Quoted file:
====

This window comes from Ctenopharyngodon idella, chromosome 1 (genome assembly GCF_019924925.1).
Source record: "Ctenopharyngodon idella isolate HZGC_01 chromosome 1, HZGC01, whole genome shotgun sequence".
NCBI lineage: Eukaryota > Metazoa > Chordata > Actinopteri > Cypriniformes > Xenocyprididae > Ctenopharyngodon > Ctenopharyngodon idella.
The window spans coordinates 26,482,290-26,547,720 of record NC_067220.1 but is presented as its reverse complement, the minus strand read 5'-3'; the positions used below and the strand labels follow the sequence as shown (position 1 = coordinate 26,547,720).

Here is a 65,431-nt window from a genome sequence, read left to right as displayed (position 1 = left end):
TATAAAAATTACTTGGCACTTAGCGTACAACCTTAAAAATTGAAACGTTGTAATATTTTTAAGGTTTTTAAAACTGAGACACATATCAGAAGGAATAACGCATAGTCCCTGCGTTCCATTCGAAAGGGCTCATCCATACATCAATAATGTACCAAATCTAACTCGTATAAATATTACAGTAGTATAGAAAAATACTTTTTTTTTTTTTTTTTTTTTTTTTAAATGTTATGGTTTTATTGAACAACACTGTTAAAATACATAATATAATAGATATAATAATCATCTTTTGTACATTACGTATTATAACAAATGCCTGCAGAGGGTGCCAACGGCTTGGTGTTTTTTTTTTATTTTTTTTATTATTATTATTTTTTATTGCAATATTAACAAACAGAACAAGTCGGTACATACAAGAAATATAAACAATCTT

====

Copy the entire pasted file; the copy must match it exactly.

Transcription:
This window comes from Ctenopharyngodon idella, chromosome 1 (genome assembly GCF_019924925.1).
Source record: "Ctenopharyngodon idella isolate HZGC_01 chromosome 1, HZGC01, whole genome shotgun sequence".
NCBI lineage: Eukaryota > Metazoa > Chordata > Actinopteri > Cypriniformes > Xenocyprididae > Ctenopharyngodon > Ctenopharyngodon idella.
The window spans coordinates 26,482,290-26,547,720 of record NC_067220.1 but is presented as its reverse complement, the minus strand read 5'-3'; the positions used below and the strand labels follow the sequence as shown (position 1 = coordinate 26,547,720).

Here is a 65,431-nt window from a genome sequence, read left to right as displayed (position 1 = left end):
TATAAAAATTACTTGGCACTTAGCGTACAACCTTAAAAATTGAAACGTTGTAATATTTTTAAGGTTTTTAAAACTGAGACACATATCAGAAGGAATAACGCATAGTCCCTGCGTTCCATTCGAAAGGGCTCATCCATACATCAATAATGTACCAAATCTAACTCGTATAAATATTACAGTAGTATAGAAAAATACTTTTTTTTTTTTTTTTTTTTTTTTTAAATGTTATGGTTTTATTGAACAACACTGTTAAAATACATAATATAATAGATATAATAATCATCTTTTGTACATTACGTATTATAACAAATGCCTGCAGAGGGTGCCAACGGCTTGGTGTTTTTTTTTTATTTTTTTTATTATTATTATTTTTTATTGCAATATTAACAAACAGAACAAGTCGGTACATACAAGAAATATAAACAATCTT